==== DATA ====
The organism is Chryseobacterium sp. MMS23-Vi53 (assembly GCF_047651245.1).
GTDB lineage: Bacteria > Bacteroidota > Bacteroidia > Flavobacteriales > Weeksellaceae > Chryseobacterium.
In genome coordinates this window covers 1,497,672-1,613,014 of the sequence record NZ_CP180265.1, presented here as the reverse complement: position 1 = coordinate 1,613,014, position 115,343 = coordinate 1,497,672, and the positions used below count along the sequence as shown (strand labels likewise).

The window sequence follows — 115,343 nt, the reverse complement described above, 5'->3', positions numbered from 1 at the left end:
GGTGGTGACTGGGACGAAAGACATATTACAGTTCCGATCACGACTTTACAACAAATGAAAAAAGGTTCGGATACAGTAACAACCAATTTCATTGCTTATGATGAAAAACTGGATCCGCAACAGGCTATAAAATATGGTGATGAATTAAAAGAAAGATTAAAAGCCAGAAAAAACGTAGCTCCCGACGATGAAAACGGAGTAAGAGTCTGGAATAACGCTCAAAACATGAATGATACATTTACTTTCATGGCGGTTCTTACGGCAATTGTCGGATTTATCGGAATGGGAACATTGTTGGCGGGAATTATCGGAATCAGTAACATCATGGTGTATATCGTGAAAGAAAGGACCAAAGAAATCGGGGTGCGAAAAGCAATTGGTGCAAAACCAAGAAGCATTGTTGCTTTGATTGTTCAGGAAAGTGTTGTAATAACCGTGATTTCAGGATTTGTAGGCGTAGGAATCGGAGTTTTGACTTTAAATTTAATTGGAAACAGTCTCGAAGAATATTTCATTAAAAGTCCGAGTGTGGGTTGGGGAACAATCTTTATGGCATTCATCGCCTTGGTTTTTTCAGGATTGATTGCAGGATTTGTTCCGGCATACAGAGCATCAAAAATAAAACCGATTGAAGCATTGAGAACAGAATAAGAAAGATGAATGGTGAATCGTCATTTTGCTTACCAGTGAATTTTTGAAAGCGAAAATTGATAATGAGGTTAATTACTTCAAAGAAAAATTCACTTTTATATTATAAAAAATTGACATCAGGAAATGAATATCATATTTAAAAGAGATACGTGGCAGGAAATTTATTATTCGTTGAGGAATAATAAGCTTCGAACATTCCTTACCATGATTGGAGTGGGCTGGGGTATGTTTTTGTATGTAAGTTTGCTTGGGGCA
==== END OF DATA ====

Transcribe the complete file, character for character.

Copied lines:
The organism is Chryseobacterium sp. MMS23-Vi53 (assembly GCF_047651245.1).
GTDB lineage: Bacteria > Bacteroidota > Bacteroidia > Flavobacteriales > Weeksellaceae > Chryseobacterium.
In genome coordinates this window covers 1,497,672-1,613,014 of the sequence record NZ_CP180265.1, presented here as the reverse complement: position 1 = coordinate 1,613,014, position 115,343 = coordinate 1,497,672, and the positions used below count along the sequence as shown (strand labels likewise).

The window sequence follows — 115,343 nt, the reverse complement described above, 5'->3', positions numbered from 1 at the left end:
GGTGGTGACTGGGACGAAAGACATATTACAGTTCCGATCACGACTTTACAACAAATGAAAAAAGGTTCGGATACAGTAACAACCAATTTCATTGCTTATGATGAAAAACTGGATCCGCAACAGGCTATAAAATATGGTGATGAATTAAAAGAAAGATTAAAAGCCAGAAAAAACGTAGCTCCCGACGATGAAAACGGAGTAAGAGTCTGGAATAACGCTCAAAACATGAATGATACATTTACTTTCATGGCGGTTCTTACGGCAATTGTCGGATTTATCGGAATGGGAACATTGTTGGCGGGAATTATCGGAATCAGTAACATCATGGTGTATATCGTGAAAGAAAGGACCAAAGAAATCGGGGTGCGAAAAGCAATTGGTGCAAAACCAAGAAGCATTGTTGCTTTGATTGTTCAGGAAAGTGTTGTAATAACCGTGATTTCAGGATTTGTAGGCGTAGGAATCGGAGTTTTGACTTTAAATTTAATTGGAAACAGTCTCGAAGAATATTTCATTAAAAGTCCGAGTGTGGGTTGGGGAACAATCTTTATGGCATTCATCGCCTTGGTTTTTTCAGGATTGATTGCAGGATTTGTTCCGGCATACAGAGCATCAAAAATAAAACCGATTGAAGCATTGAGAACAGAATAAGAAAGATGAATGGTGAATCGTCATTTTGCTTACCAGTGAATTTTTGAAAGCGAAAATTGATAATGAGGTTAATTACTTCAAAGAAAAATTCACTTTTATATTATAAAAAATTGACATCAGGAAATGAATATCATATTTAAAAGAGATACGTGGCAGGAAATTTATTATTCGTTGAGGAATAATAAGCTTCGAACATTCCTTACCATGATTGGAGTGGGCTGGGGTATGTTTTTGTATGTAAGTTTGCTTGGGGCA